With Heather, Mike, Carol and Penny at camp.

While we were staying there, Heather went to a local pet and feed store and bought me a new toy of my own, a stuffed one with a squeaker. It was the first new toy I’ve had in quite a while, in fact. And Mike bought himself a sweatshirt and a pair of scissors at America’s first “5 and 10” in Northville, NY.  Apparently the American economy is booming.

Yes, it was great to be back in the U.S.A.

 

 

 

Chloë Vacations in Style

Taking it easy.

One evening before dinner, Mike and Heather packed up all my traveling stuff  and, without any warning, herded me into the car. We drove off with me in the back seat, whining in trepidation. I feared the worst. That is, until the car stopped in front of a house I recognized immediately: I was going to the vet for an operation, I was going on another vacation with my friends Caroline and David . My whimpers instantly modulated from mournful to excited. So was I at all nervous to be abandoned? Hell, no! As soon as Mike and Heather shut the door, I settled in. This was like a spa week for me.

Dozing on the couch.

This time I didn’t get to visit Caroline’s new financial planning office, but she came home to check on me several times a day. One day David stayed home and I got to watch him do some engineering. Since David and Caroline are expecting to get a dachshund puppy of their own later this spring, he seemed to want to be my pal so he could practice. We got along great. One night I even jumped up on the couch and put my head on his lap. He didn’t chase me away, which I took it as a good sign. I’m hoping that if I’m nice to him, maybe after they get their puppy he’ll invite me onto his boat. I’ve never been on a boat, so the puppy and I could get our inaugural sea legs together. Assuming there are no waves involved, of course.

Waiting for a treat.

Even though Heather made me leave my indoor plastic ball Wiffie at home, I got plenty of exercise over there, inside and out. We had so many games of “chase the muddy ball” in the back yard that Caroline’s arm got sore. We sometimes took walks with Marley. a dog who lives across the street. Marley and I got along fine, and he was nice enough, but mostly I treated him like any other dog: I chose to ignore him. Most of the time Caroline and I walked over the to  city park near the end of her street, which has a nice view but doesn’t have real trails like there are in my own park. For a longer trip, we walked along Magnolia Boulevard, next to the Sound. It wasn’t Chloe’s Lane, but it was OK.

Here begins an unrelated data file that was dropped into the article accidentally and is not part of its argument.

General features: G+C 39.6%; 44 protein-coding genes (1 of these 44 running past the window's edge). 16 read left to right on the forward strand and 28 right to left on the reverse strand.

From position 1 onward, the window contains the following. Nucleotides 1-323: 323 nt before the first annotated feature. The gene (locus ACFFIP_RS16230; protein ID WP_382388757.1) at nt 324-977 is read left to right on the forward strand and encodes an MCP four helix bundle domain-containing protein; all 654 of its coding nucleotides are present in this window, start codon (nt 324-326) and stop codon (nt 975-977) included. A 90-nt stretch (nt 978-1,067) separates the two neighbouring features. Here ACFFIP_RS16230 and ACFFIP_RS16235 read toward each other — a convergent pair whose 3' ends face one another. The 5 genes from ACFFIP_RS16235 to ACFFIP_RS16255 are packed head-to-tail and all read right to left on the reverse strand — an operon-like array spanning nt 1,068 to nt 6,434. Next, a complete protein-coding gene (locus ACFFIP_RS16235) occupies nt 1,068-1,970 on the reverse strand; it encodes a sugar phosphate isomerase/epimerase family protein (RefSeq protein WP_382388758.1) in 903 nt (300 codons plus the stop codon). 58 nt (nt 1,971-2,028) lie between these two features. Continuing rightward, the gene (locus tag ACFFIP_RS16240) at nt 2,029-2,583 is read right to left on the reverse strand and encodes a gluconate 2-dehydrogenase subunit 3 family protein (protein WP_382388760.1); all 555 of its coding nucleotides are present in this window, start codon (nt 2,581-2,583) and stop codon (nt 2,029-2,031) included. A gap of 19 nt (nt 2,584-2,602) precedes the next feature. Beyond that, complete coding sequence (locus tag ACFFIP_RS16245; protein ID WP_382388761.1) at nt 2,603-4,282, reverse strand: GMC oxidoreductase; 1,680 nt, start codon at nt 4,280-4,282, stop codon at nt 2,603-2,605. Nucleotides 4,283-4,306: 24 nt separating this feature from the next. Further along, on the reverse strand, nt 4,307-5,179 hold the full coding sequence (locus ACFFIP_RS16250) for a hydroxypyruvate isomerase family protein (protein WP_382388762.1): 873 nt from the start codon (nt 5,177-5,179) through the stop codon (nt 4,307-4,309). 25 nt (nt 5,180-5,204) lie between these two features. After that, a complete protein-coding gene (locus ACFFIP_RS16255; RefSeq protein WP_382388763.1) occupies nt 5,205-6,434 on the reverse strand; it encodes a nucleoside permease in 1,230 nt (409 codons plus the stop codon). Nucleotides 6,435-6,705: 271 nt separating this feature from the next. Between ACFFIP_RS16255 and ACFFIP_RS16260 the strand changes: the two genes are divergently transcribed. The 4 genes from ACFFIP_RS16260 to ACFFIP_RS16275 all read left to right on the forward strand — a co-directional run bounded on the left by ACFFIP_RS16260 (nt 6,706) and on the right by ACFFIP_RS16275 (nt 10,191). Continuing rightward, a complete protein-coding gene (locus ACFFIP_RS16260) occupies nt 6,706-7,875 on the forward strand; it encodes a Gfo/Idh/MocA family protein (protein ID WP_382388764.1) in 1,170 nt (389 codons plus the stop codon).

Caroline kept telling me how much of an angel I am, which is always nice to hear, so I actually tried to be on my best behavior for her most of the time. She knew that Heather always calls me “Chloë TULLY,” when she’s scolding me, which  seems to me happens way too often. In the week or so I stayed with Caroline, she only had to say it a few times, no doubt when I was being a little too stubborn or spoiled for my own good. Her delivery lacked Heather’s pointed emphasis, I might add.

Pulling a donut out of the mug.

My favorite part of this stay was the quality of Caroline’s dog toys. She let me play with a stuffed alligator and a big, soft coffee mug that had fabric donuts inside that I had to pull out. It was kind of like my toy Chinese food takeout container with dumplings, except much better: bigger, plusher, more colorful and much more fun. And that pretty much summed up my whole time at Caroline’s: Similar to the high-quality treatment I get from Mike and Heather, only better. This was too much fun.

Even so, I got very excited when Mike and Heather returned to pick me up. When they rang the doorbell and entered I ran around in circles and squealed with glee, but Heather still refused to bend down to let me jump into her face. Even though she was happy to see me, she doesn’t want to encourage such excited behavior. Mike, on the other hand, had no compunctions, so when he stooped down to my level I tackled him, licking his face and biting his nose for quite a while before I settled down.